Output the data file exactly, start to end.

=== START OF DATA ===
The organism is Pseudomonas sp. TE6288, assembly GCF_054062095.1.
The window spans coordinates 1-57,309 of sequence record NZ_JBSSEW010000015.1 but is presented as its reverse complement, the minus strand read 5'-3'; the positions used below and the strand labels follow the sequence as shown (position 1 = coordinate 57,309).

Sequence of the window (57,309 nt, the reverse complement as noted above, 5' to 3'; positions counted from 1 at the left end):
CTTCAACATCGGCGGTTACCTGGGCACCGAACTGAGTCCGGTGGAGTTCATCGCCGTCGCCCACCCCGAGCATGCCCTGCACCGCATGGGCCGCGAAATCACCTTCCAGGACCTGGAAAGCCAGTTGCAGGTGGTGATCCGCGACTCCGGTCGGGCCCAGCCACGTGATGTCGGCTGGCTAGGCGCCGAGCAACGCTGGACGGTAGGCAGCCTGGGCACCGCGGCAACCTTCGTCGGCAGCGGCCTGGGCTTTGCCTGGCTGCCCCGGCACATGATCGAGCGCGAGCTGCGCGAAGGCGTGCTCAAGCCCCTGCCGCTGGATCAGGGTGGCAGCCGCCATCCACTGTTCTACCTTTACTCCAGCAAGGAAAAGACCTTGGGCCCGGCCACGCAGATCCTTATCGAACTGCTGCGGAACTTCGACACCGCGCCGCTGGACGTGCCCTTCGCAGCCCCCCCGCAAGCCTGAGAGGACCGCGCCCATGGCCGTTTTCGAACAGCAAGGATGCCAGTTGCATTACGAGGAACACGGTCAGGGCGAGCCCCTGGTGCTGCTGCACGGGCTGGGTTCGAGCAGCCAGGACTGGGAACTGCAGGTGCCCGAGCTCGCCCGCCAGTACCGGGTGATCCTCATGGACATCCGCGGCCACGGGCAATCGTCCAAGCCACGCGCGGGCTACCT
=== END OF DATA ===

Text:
The organism is Pseudomonas sp. TE6288, assembly GCF_054062095.1.
The window spans coordinates 1-57,309 of sequence record NZ_JBSSEW010000015.1 but is presented as its reverse complement, the minus strand read 5'-3'; the positions used below and the strand labels follow the sequence as shown (position 1 = coordinate 57,309).

Sequence of the window (57,309 nt, the reverse complement as noted above, 5' to 3'; positions counted from 1 at the left end):
CTTCAACATCGGCGGTTACCTGGGCACCGAACTGAGTCCGGTGGAGTTCATCGCCGTCGCCCACCCCGAGCATGCCCTGCACCGCATGGGCCGCGAAATCACCTTCCAGGACCTGGAAAGCCAGTTGCAGGTGGTGATCCGCGACTCCGGTCGGGCCCAGCCACGTGATGTCGGCTGGCTAGGCGCCGAGCAACGCTGGACGGTAGGCAGCCTGGGCACCGCGGCAACCTTCGTCGGCAGCGGCCTGGGCTTTGCCTGGCTGCCCCGGCACATGATCGAGCGCGAGCTGCGCGAAGGCGTGCTCAAGCCCCTGCCGCTGGATCAGGGTGGCAGCCGCCATCCACTGTTCTACCTTTACTCCAGCAAGGAAAAGACCTTGGGCCCGGCCACGCAGATCCTTATCGAACTGCTGCGGAACTTCGACACCGCGCCGCTGGACGTGCCCTTCGCAGCCCCCCCGCAAGCCTGAGAGGACCGCGCCCATGGCCGTTTTCGAACAGCAAGGATGCCAGTTGCATTACGAGGAACACGGTCAGGGCGAGCCCCTGGTGCTGCTGCACGGGCTGGGTTCGAGCAGCCAGGACTGGGAACTGCAGGTGCCCGAGCTCGCCCGCCAGTACCGGGTGATCCTCATGGACATCCGCGGCCACGGGCAATCGTCCAAGCCACGCGCGGGCTACCT